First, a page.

We’ve been working on the Lands of Dream for, what, a decade now? I’m not good at doing the whole “selling yourself” thing, but I’m quite proud of what we’ve created. It’s a world, a strange and interesting and unique world with a life all of its own. It is rich in themes and imagery, deeply interconnected to literature and poetry, and full of shockingly daft jokes. And it’s not just games, it’s also the Oneiropolis Compendium and the children’s book and even the website itself, all part of this huge tapestry of stories.

I think it’s some of my best writing, but none of it would have been possible without my collaborators. Verena Kyratzes not only draws the graphics, she’s also an equal partner in the design process, coming up with all kinds of ingenious ideas. Helen Trevillion created amazing music for the first few games, bringing out the grace and beauty I wanted the Lands of Dream to have despite all the silliness. I didn’t think anyone could have kept the spirit of that music alive, but Chris Christodoulou has done so and gone even further, and his scores elevate everything we do.

We’re all extremely grateful to our kind and patient fans, who have supported us over the years even as we sometimes take ages to finish anything. A habit we are now trying to break by making some changes in our lives.

If you would like to support our games, the best thing you can do right now – apart from buying them, or buying copies for your friends, relatives, and/or enemies – is to write reviews on Steam. What we’re particularly keen on is reviews that explain why you enjoyed The Sea Will Claim Everything. It’s a strange game, after all, and one of our biggest challenges is just getting people to give it a go. Any positive review is hugely appreciated, of course, but what would be particularly brilliant would be reviews that are useful to other players, helping them to make up their minds about whether this is their sort of thing. Thanks!

Folks who’ve already bought the game: see the previous post. We’re working on getting Steam keys to you, although in a few cases it may take a few more days, depending on factors beyond our control. You’ll definitely get them sooner or later!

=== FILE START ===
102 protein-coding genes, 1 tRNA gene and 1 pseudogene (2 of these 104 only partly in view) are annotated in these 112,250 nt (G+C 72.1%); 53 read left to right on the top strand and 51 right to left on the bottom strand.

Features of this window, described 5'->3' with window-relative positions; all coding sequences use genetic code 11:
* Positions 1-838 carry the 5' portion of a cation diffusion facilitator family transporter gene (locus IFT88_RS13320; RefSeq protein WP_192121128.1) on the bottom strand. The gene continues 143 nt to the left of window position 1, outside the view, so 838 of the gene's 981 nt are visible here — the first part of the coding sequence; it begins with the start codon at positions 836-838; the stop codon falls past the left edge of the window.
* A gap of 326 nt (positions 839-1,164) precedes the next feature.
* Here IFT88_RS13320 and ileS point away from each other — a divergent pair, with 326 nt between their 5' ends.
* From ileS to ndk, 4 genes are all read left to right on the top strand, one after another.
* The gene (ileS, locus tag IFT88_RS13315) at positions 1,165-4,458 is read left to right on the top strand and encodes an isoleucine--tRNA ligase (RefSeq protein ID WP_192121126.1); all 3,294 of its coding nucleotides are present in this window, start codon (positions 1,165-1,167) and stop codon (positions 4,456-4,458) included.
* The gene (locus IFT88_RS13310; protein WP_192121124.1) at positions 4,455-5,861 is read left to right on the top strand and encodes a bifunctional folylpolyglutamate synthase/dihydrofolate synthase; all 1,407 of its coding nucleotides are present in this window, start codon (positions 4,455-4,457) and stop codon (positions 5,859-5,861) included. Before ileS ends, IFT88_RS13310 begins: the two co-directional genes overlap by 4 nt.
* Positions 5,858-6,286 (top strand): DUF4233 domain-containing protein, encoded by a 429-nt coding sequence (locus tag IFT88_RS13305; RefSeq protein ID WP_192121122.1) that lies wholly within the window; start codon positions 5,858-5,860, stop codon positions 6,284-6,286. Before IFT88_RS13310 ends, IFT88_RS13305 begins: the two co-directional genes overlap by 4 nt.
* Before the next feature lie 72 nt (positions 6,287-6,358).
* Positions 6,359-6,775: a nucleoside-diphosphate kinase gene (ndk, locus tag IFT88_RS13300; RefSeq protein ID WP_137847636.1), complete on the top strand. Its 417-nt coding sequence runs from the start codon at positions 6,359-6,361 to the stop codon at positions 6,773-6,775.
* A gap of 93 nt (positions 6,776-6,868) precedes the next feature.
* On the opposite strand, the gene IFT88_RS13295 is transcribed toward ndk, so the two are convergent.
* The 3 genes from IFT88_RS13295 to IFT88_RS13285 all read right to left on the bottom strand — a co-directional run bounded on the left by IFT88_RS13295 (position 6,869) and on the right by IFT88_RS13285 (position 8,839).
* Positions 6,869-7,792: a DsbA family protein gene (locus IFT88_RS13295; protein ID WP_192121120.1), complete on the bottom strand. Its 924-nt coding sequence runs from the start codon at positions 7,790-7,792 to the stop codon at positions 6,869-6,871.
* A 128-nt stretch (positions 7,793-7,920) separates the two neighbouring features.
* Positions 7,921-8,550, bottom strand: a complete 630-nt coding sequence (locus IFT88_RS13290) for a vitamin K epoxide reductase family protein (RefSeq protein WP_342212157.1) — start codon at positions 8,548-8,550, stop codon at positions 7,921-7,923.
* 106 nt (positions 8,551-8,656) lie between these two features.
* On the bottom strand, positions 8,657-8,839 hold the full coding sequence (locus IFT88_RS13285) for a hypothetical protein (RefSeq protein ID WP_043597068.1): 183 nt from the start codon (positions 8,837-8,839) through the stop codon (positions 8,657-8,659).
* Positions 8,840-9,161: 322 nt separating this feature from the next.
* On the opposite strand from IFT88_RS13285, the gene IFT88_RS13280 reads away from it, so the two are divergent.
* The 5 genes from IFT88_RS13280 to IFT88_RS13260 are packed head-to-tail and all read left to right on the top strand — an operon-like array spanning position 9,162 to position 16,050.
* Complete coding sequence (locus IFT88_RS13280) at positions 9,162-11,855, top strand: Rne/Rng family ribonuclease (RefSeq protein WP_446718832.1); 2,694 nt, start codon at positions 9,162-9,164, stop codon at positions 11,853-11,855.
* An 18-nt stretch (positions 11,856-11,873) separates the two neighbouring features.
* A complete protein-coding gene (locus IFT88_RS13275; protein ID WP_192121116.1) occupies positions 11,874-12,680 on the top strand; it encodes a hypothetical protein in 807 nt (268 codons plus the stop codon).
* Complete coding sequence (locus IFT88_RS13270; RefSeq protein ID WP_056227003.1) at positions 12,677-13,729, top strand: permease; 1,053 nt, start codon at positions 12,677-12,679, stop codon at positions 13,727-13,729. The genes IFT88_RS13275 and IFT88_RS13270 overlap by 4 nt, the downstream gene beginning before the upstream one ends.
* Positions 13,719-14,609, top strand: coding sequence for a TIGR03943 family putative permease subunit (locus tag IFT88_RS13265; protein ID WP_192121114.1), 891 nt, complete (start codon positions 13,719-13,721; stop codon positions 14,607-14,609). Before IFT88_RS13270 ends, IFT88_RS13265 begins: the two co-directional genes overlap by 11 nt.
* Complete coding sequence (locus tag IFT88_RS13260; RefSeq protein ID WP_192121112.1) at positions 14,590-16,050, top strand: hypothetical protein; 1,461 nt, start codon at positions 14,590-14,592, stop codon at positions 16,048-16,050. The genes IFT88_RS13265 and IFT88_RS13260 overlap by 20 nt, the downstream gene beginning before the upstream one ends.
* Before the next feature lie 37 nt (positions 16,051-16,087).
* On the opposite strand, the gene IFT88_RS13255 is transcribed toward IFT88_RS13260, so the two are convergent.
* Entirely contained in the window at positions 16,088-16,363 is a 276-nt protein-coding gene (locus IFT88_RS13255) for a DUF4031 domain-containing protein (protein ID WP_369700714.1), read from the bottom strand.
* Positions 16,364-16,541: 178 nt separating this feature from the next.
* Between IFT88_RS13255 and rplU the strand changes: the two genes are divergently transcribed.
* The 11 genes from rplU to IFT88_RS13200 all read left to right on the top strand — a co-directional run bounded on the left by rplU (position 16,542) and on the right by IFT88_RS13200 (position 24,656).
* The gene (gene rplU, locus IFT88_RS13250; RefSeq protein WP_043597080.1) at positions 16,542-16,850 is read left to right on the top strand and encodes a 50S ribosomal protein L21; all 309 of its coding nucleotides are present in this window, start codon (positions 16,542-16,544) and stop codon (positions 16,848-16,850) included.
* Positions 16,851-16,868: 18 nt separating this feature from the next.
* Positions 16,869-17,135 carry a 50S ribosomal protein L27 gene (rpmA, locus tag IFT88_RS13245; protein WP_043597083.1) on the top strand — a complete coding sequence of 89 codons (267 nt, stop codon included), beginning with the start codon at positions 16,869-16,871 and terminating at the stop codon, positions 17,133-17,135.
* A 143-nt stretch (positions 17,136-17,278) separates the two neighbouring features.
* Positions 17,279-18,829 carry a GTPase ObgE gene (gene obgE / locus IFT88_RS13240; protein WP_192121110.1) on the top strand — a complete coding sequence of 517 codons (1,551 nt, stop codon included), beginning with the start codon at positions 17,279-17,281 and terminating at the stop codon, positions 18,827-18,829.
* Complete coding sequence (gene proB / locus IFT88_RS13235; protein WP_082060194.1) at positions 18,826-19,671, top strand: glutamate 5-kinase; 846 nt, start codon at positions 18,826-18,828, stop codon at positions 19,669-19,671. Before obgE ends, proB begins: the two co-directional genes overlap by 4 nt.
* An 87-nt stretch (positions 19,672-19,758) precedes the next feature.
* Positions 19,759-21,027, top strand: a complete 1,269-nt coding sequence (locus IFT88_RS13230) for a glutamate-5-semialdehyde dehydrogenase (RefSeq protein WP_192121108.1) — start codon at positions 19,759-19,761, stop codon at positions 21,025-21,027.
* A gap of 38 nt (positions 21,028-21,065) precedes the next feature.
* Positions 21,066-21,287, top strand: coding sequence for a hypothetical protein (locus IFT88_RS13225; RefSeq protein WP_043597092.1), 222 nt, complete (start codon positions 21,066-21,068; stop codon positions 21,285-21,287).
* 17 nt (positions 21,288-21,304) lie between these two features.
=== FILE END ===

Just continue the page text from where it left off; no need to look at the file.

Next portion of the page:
Some of you may also end up getting more than one key. Do us a favour and give it to a friend who might enjoy the game. Word of mouth is a big deal.

No doubt we are in for a whole bunch of confusion, chaos, and tech support. But we’ll try to do our best. If there’s a problem, get in touch and we’ll see what we can do. And most importantly of all, enjoy your time in the Lands of Dream.

Does that make sense to you? Jonas tells me it will, and I trust him, even though he’s big and hairy and reminds me of a fish I once knew.

Enjoy!

Yours truly,

Julian the Announcement Fox

Review: Vicky’s Monstrous Burger Shack

Eatery: Vicky’s Monstrous Burger Shack

Location: Grey Quarter, Upper Gatopolis, Katsouli

PURPLE

TODAY, I SHALL NOT DEVOUR ALL IN MY PATH. I SHALL DEVOUR WITH PRECISION. THE GOAL IS PLEASURE, NOT ANNIHILATION. BEHOLD MY FOOD CRITICISM.

Vicky’s Monstrous Burger Shack is a relatively new eatery in Upper Gatopolis, one of the many disputed capitals of Katsouli, the Land of Cats. Hidden between the trees of a small park opposite Siegfried’s Infinitely Recurring Cinema (where it’s impossible to remember the movie you’ve just seen), not far from the ruins of the infamous Tower-Palace of Lord Greasestain the Obscene, the shack is actually quite easy to miss. It’s an unremarkable building, and those expecting a special ambiance will be disappointed. It is not the shack that is monstrous, but the burgers.

What do I mean by monstrous? The patties are misshapen clumps of deep-fried meat, covered in spicy mustard that will make your nostrils weep, topped with slices of blood-red cheese, prehistoric bacon, and hissing peppers. The burger buns resemble a kind of unholy pita bread; watching them get made, watching the pulsating, undulating dough as it is fried, will give you erotic nightmares from which you will wake up hungry and unsatisfied. The special involves eggs of unknowable origin, demonic jalapeños, and a large portion of regular fries.

As for the owner, most people are terrified of Vicky. Some claim she has a heart of gold, but others say that is to be taken literally. Veterinarians of any kind are not welcome in her establishment; wizards have to leave their wands outside or risk becoming part of the menu. The regulars, and there are many, simply accept this. Arrogant wizards are frequently tasty.

Food critics of a different persuasion may be appalled by Vicky’s Monstrous Burger Shack, but I am the Purple Devourer, and I have no reason to care about their small-minded, unimaginative approach to food. In my opinion, this is a wonderful establishment; it doesn’t all have to be like Valabar’s, you know. You might want to avoid eating there every day, but I highly recommend visiting it if you ever find yourself in Upper Gatopolis.

THUS THE ACT IS ACCOMPLISHED. THE HUNGER SHALL GROW WHEN THE MOON RETURNS.

– The Purple Devourer

Review: The Great Green Book of Mould

Title: The Great Green Book of Mould

Author: Asper Gillus

Publisher: Oneiropolis University Department of Fungal Literature

These books contain Lin's notes about other books.